Umesh Shah’s lays bare his history, hopes and desires in ‘Rhythm in Roots’In his latest exhibition, Umesh Shah gets as personal as one can get with his/her art—combining his childhood, admiration for women, and his thoughts on humanity
Umesh Shah’s paintings portray nothing unusual. The subjects of his ongoing exhibition ‘Rhythm in Roots’ are objects we see around everywhere—women, men, animals, and a few instruments.
But if you study his work carefully, you realise its unsuspecting power that can take you places. With each of his piece, he gently assists viewers to travel with him, decades back to Nepal’s eastern Tarai, to that little village in Sarlahi where he was born. His brush
strokes are rough, uneven and appear as if drawn casually, but each stroke is heavy with memory.
‘Rhythm in Roots’, the artist’s sixth solo exhibition, is a collection of such personal pieces gathered from his childhood—growing up in homes that featured majestic Mithila murals drawn by his grandmother. Shah’s world is simple, and so is the message he wants to deliver through his art with this exhibition.
While his work delves deep into his childhood, it also reflects Shah’s silent protest against the Ghumto pratha—which requires women to cover their head, especially when among older male in-laws—and how he views women.
“It was important for me to cast them as protagonists in my art this time,” he says.
One of his more interesting works on display is Tikuli, in which we see a woman holding a mirror while pointing an index finger at it—as if interacting with herself.
She appears lost, immersed in her own reflecting company.
“I wanted to show how women should be able to express and enjoy their time, especially by themselves, in society,” says Shah. “They should not be limited, even in their imagination.”
Shah’s imagery of women has uniform facial traits—long neck, pointed nose, wide horizontal almond-shaped eyes, cream skin—and are accoutred in a traditional sari and choli embedded with tribal designs in their borders. They’re reminiscent
of women from Mithila paintings, but “they have a touch of modernity”—they represent women who break societal chains, who are expressive and liberated.
Shah’s art style is intriguing, and it started taking shape when he was quite young. He lived with his grandmother, and drew inspiration from her Mithila art. His current style came into place much later while pursuing a Bachelor’s degree in Kathmandu University School of Arts. He admired tribal and native art styles like the Egyptian frescos and thus researched on them to develop his own style by combining his inspirations.
“I always wondered how people from centuries ago could draw such images inside the pyramids,” says Shah. His admiration for the art forms is evident in his work, which relies heavily on the traditional Mithila artstyle and Egyptian bold borders.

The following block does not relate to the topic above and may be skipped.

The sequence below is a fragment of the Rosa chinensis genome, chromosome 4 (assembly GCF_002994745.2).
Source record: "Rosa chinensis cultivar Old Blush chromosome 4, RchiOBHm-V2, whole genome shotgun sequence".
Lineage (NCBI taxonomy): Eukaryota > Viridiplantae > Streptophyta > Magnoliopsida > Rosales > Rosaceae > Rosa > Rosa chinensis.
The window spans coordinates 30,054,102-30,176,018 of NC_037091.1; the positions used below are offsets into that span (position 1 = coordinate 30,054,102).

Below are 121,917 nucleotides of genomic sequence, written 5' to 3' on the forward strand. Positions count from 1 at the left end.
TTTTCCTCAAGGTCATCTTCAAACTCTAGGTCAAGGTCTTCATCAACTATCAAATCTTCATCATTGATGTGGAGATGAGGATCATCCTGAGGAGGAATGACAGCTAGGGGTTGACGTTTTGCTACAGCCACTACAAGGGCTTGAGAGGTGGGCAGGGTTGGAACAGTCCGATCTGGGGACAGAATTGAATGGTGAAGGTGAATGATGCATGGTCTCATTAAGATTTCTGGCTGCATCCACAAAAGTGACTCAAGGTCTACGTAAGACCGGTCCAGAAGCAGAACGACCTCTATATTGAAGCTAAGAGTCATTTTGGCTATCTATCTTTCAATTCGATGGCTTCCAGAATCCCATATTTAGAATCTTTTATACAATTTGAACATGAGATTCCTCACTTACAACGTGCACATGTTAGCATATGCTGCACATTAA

Sometimes, Shah also likes to take inspiration from Hindu mythology. In another piece, Journey in Love, he has represented his love story depicting his wife and himself riding a horse-drawn carriage—an image inspired from the Mahabharata.
“My wife and I had a conflicting relationship with their families,” he says, which ultimately led them to elope. “I think that’s how we would have run away if there weren’t cars available,” says Shah.
His paintings also usually have dark-stroked backgrounds to create an illusion: of another narrative taking place in the background, something beyond the viewer’s reach, while simultaneously presenting the protagonist and their activities on focus. His profound work shows his desire to always push boundaries.
And it is this drive to always strive for more that led him to live with renowned etching artists Uma Shankhar Shah and Dr Seema Sharma Shah in 2003. The couple, who are mentors to him, introduced him to etching. Since 2017, Shah started experimenting with printmaking himself.
Some of these experiments are displayed on parallel walls at the exhibition. His etching series provide a clearer picture of his home town than his paintings. Although they’re
presented in different scenes and among props, Shah’s etchings portray a shared message—how humans can coexist with animals in harmony.
Shah’s pieces are as personal as one can get with his/her art—combining his childhood, admiration for women and their aesthetics, and his thoughts on humanity. And although Shah has been exploring cities and places since 2002 when he left for college, his art—no matter how far the imagination stretches—still remains close to his home, and with people who have made homes within him.
Rhythm in Roots is on display at Image Ark, Patan, from May 25 to May 30. The place opens from 10 am to 5 pm.